Problems Affecting Green Vegetables
Lettuces produce tall, flower-bearing stems and fail to heart-up. This happens especially in hot weather. Avoid late transplanting and overcrowding. Keep lettuces well-watered, especially at the seedling stage.
A fungal disease affecting peas and beans, causing discoloration and rotting of stem bases, usually leading to plant death. Water young plants with Cheshunt compound and do not grow legumes on the same site for several years.
Small brown or black spots, caused by various bacteria and fungi may appear on leaves of cabbages and cauliflowers, which fall prematurely. Cut off and burn diseased leaves. Where plants are growing close together, remove alternate plants to improve circulation of air.
Brassica leaves may be torn or eaten almost completely, newly transplanted brassicas may be uprooted, and pea and bean seeds may be taken. Damage occurs throughout the year. Erect netting over crops where pigeons are very troublesome. A framework of black cotton or strings tied with glittering foil strips may also deter them.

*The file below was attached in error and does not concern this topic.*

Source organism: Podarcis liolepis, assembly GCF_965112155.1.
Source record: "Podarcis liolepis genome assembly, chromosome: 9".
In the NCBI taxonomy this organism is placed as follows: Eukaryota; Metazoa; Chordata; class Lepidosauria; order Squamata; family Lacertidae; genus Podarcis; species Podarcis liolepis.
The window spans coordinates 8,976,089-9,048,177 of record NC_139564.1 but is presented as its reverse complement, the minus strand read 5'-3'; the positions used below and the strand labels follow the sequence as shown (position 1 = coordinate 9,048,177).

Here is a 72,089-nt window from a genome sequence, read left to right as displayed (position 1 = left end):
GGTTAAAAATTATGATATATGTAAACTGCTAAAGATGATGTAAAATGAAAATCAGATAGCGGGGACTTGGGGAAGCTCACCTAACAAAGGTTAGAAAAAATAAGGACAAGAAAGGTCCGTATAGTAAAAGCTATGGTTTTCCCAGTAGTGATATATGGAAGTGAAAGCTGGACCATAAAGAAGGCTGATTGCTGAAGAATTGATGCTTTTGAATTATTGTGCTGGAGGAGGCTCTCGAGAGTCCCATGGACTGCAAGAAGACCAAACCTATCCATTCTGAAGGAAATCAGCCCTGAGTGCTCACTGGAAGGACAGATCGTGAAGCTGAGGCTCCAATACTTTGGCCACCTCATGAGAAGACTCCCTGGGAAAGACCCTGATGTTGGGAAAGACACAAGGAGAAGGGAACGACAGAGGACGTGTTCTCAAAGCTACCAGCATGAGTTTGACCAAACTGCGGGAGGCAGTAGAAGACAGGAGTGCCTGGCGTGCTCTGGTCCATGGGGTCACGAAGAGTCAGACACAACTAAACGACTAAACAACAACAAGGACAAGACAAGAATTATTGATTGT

Rabbits eat lettuces, often nibbling several plants rather than just one. Erect a 1.2-1.5m (4-5ft) high wire-mesh fence around the vegetable garden, burying 30cm (lft) of the mesh below soil level to prevent rabbits from burrowing underneath.
Foliage discoloration, premature leaf fall, die-back of shoots or collapse of plants caused by soil that is too wet or too dry, or various fungal diseases. Any vegetable may be affected. Destroy infected plants and improve soil conditions. Employ a good crop rotation programme over a three-year cycle.
Slugs and snails
Large holes eaten in foliage; young plants may be devoured completely. Slime tracks present. Most troublesome in spring and autumn during moist weather. Scatter proprietary slug bait around affected plants or sink beer traps at intervals along the rows.
Lettuces develop brown, scorched leaf edges during sudden hot spells in spring or summer due to water loss. Try to maintain a constant soil moisture level.
A fungal disease causing blisters on leaves and stems of brassicas. These blisters are filled with white powdery spores. Remove and burn diseased leaves and stems.
A disease that affects many young plants, especially cauliflowers and other brassicas. Stem bases turn brown and shrink, causing death or stunting. Make sure that seedlings are raised in sterilized compost. Destroy diseased plants.